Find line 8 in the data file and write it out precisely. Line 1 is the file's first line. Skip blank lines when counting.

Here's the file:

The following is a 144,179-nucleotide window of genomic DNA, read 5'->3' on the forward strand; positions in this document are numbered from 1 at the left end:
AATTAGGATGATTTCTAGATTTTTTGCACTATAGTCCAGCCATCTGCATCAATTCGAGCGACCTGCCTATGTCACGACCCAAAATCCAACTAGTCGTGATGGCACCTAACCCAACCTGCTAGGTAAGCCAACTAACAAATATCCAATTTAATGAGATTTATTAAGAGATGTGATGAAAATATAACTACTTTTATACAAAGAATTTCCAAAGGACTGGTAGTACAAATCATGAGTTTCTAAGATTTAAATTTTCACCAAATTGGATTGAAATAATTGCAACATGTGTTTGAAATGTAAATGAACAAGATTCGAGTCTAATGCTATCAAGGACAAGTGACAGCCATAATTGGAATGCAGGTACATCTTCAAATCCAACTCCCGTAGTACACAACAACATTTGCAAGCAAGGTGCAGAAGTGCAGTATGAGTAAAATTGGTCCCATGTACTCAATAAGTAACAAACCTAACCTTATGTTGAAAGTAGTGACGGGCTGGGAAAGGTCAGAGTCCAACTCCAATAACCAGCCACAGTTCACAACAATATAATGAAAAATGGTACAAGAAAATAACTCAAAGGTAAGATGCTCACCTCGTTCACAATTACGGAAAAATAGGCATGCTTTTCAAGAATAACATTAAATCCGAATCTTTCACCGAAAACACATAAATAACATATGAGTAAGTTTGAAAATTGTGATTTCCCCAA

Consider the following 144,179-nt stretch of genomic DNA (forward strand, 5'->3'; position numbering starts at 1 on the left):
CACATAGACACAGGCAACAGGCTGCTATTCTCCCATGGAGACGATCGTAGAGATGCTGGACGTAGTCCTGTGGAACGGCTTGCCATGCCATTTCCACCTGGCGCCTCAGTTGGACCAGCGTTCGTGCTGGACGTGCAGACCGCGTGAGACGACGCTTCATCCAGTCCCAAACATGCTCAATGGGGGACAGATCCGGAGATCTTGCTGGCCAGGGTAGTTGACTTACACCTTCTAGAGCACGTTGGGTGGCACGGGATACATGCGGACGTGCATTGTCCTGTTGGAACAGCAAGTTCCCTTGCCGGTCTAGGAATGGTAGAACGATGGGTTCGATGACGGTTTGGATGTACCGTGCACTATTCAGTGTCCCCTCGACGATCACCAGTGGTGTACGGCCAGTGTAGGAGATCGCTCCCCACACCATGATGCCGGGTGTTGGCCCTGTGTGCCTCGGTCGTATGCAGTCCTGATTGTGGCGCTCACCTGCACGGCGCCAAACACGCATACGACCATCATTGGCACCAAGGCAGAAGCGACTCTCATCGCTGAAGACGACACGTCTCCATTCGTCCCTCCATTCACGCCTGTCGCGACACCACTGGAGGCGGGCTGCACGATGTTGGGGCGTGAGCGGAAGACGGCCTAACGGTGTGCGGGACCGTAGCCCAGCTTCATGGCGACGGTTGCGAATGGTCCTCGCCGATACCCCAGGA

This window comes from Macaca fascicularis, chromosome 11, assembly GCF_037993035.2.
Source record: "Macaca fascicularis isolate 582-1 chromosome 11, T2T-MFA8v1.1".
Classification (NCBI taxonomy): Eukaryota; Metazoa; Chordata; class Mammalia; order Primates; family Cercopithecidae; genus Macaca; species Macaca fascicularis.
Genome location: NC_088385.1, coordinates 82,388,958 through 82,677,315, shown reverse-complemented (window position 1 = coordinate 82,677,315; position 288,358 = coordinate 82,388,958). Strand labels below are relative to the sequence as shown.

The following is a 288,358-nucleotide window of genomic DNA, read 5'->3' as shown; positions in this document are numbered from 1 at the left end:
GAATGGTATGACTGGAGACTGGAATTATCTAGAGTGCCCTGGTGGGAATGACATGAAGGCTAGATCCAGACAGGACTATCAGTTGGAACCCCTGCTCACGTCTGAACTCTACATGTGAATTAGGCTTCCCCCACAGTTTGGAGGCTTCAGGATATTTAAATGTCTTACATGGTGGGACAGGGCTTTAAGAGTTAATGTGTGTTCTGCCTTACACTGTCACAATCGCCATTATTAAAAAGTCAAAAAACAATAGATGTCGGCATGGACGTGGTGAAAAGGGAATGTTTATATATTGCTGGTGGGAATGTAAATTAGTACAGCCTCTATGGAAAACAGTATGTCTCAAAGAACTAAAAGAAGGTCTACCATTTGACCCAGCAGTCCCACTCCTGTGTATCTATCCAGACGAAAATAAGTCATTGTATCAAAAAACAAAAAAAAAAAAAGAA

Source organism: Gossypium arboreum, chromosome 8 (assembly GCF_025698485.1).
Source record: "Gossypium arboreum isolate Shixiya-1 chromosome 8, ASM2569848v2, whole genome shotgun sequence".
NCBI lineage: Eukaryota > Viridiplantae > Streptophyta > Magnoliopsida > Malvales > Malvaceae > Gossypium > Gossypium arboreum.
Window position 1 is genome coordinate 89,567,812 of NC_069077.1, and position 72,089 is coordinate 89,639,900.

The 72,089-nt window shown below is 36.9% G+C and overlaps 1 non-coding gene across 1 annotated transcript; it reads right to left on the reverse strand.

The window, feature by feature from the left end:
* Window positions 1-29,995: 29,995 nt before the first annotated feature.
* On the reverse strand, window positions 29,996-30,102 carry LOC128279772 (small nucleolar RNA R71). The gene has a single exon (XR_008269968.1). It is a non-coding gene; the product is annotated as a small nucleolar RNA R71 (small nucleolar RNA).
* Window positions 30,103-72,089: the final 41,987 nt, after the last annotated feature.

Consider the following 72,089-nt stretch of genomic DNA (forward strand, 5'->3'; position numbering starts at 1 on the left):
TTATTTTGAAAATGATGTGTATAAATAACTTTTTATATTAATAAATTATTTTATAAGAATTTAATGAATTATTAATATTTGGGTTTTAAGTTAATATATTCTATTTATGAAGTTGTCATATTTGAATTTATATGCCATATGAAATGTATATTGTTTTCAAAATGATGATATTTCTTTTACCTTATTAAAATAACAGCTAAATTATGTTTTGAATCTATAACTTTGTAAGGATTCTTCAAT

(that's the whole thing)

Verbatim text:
Genome location: NC_088385.1, coordinates 82,388,958 through 82,677,315, shown reverse-complemented (window position 1 = coordinate 82,677,315; position 288,358 = coordinate 82,388,958). Strand labels below are relative to the sequence as shown.